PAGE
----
Another safety net that Nomad Internet provides is a seven-day, money-back guarantee that lets you try the service for a week. If you find it doesn’t meet your expectations (maybe the speeds are unsatisfactory or you’re unable to get consistent service over 4G LTE), you can return the equipment for a full refund of both your membership fee and first monthly payment. 

Be aware, though: Before returning the equipment, you must first notify billing@nomadinternet.com of your intent to cancel so the company can send out a free return label for your equipment. Without that label (and the tracking information associated with it), you will not qualify for your full refund.

Aggressive referral program with decent benefits

Nomad Internet often refers to its customers as its connected community. It helps foster that atmosphere by encouraging customers to participate in its Nomad Bucks system. You can score points for various actions — including 500 for signing up, 500 for a Facebook share, 5,000 for a follow on Twitter — and those points can be converted to credit toward your bill, at a rate of $5 off your internet service for every 500 Nomad Bucks you earn.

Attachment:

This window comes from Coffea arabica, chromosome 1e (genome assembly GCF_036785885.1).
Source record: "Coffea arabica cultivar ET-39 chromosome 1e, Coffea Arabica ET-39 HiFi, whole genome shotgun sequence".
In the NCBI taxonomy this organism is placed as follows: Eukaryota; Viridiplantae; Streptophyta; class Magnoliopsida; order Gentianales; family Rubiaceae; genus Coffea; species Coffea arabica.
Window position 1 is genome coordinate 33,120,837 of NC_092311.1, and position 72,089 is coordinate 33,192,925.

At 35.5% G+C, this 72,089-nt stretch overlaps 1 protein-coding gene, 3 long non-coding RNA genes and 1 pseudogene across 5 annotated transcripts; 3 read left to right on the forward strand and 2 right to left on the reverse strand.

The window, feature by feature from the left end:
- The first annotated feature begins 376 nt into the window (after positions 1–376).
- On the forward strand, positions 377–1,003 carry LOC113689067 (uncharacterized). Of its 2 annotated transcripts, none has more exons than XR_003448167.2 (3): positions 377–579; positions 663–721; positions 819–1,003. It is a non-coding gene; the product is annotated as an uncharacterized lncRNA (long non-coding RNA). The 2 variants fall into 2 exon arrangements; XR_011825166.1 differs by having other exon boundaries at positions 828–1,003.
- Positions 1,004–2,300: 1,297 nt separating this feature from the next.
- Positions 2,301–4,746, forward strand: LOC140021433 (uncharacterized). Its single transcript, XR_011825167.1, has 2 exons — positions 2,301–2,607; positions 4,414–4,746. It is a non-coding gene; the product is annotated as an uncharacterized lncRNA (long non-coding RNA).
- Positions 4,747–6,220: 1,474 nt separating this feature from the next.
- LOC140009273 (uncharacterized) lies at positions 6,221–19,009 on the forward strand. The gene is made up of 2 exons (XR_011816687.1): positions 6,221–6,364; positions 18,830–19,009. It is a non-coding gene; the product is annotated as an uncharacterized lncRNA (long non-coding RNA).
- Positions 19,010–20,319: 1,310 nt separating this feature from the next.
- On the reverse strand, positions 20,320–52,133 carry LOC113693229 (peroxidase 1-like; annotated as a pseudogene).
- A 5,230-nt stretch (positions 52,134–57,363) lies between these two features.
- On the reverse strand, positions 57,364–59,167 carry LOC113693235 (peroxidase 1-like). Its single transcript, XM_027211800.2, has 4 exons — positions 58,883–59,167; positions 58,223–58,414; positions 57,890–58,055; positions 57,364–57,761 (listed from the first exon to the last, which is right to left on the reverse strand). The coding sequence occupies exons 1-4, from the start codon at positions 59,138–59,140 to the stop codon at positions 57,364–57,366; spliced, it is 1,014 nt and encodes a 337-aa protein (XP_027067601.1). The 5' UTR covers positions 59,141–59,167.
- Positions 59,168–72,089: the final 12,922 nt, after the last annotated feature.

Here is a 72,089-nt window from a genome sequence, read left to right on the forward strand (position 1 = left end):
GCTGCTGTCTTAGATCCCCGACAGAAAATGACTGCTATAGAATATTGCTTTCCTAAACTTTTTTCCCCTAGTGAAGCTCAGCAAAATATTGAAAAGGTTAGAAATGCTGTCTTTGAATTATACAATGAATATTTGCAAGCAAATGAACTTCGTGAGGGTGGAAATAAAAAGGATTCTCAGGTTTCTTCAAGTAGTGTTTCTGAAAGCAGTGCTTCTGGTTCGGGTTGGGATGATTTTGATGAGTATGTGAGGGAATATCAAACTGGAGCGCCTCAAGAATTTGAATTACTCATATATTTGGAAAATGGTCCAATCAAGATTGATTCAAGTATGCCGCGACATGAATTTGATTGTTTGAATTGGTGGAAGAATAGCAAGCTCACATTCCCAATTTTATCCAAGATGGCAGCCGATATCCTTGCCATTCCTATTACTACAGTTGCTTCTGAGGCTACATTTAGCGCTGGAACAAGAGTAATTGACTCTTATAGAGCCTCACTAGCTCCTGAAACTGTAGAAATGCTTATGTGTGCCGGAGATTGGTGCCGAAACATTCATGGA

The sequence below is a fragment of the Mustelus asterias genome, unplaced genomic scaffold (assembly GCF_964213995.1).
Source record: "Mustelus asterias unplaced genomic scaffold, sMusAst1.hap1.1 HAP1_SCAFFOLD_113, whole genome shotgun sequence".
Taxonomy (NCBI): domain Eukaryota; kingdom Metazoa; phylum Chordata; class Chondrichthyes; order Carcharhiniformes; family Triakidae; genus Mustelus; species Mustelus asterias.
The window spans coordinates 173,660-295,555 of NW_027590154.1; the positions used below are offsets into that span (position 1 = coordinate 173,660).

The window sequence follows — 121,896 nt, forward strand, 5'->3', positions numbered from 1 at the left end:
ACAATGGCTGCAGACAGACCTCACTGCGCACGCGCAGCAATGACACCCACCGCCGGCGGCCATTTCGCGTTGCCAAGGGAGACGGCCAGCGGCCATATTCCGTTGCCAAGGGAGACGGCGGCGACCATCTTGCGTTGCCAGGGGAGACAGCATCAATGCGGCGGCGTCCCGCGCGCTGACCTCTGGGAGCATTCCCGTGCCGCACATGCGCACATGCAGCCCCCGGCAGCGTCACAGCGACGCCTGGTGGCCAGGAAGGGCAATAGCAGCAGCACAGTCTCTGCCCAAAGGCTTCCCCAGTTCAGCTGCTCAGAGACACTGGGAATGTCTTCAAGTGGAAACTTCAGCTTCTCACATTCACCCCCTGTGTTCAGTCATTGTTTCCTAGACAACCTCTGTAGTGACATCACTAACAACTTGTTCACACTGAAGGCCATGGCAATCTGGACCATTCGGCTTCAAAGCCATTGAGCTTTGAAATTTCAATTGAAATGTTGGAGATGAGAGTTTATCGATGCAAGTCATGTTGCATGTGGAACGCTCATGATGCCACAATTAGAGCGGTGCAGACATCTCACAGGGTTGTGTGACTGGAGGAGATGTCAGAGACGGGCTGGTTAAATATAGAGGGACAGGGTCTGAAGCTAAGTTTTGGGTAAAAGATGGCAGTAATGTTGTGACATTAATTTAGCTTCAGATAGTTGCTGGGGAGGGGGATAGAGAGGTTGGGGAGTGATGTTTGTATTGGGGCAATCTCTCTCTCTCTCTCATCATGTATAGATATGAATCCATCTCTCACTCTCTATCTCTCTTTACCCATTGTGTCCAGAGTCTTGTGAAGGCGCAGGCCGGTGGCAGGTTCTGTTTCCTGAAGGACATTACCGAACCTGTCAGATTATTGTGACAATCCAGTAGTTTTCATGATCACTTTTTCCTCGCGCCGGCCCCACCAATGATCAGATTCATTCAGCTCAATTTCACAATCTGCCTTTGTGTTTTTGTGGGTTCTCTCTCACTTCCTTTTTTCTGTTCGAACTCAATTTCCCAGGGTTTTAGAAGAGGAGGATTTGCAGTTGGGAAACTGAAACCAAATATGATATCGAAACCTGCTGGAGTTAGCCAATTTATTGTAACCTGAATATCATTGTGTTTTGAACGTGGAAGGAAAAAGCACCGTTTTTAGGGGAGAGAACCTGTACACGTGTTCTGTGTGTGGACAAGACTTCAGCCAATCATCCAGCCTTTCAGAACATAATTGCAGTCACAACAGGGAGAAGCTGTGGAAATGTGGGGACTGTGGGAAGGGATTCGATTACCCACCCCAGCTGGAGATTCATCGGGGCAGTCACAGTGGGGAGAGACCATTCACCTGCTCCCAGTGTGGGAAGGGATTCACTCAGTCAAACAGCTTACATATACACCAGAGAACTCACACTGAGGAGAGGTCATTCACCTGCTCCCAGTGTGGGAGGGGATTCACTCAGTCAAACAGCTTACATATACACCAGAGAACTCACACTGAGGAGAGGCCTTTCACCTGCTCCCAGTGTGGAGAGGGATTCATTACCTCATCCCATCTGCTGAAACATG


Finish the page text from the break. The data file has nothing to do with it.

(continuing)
You can also refer family and friends to Nomad Internet with a unique URL code given to you when you sign up. If you refer someone and they sign up with your code, they’ll get $25 off one month’s service and you’ll get one free month of internet. It should be noted that for each of you to qualify, the new customer must maintain service beyond the seven-day trial period. 

Each time you refer a new person with your URL code, you’ll get another free month. If you refer five or more people to Nomad Internet, you qualify for its Free Internet for Life program. This means you no longer have to pay for monthly service. However, the small print is you must have at least five active referrals maintaining accounts with Nomad. If one of your referrals bails after a couple of months and your number of referred, active accounts drops below five, you lose your discount.  

Customer satisfaction scores are decent for an ISP

Nomad Internet doesn’t have a sizable enough customer base to register a rating with either the JD Power US Residential Internet Service Provider Satisfaction Study for 2021 or the American Customer Satisfaction Index, two surveys we frequently use to gauge how ISPs fare on equal footing. Instead, we turned to the Better Business Bureau. Nomad Internet received an average score of 2.99 out of 5 points from nearly 900 customer reviews. While that might not seem great on the surface, it’s actually above average for an ISP and well above the scores for such bigger names as Charter Spectrum (1.07), HughesNet (1.02), Frontier (1.03) and Viasat (1.03).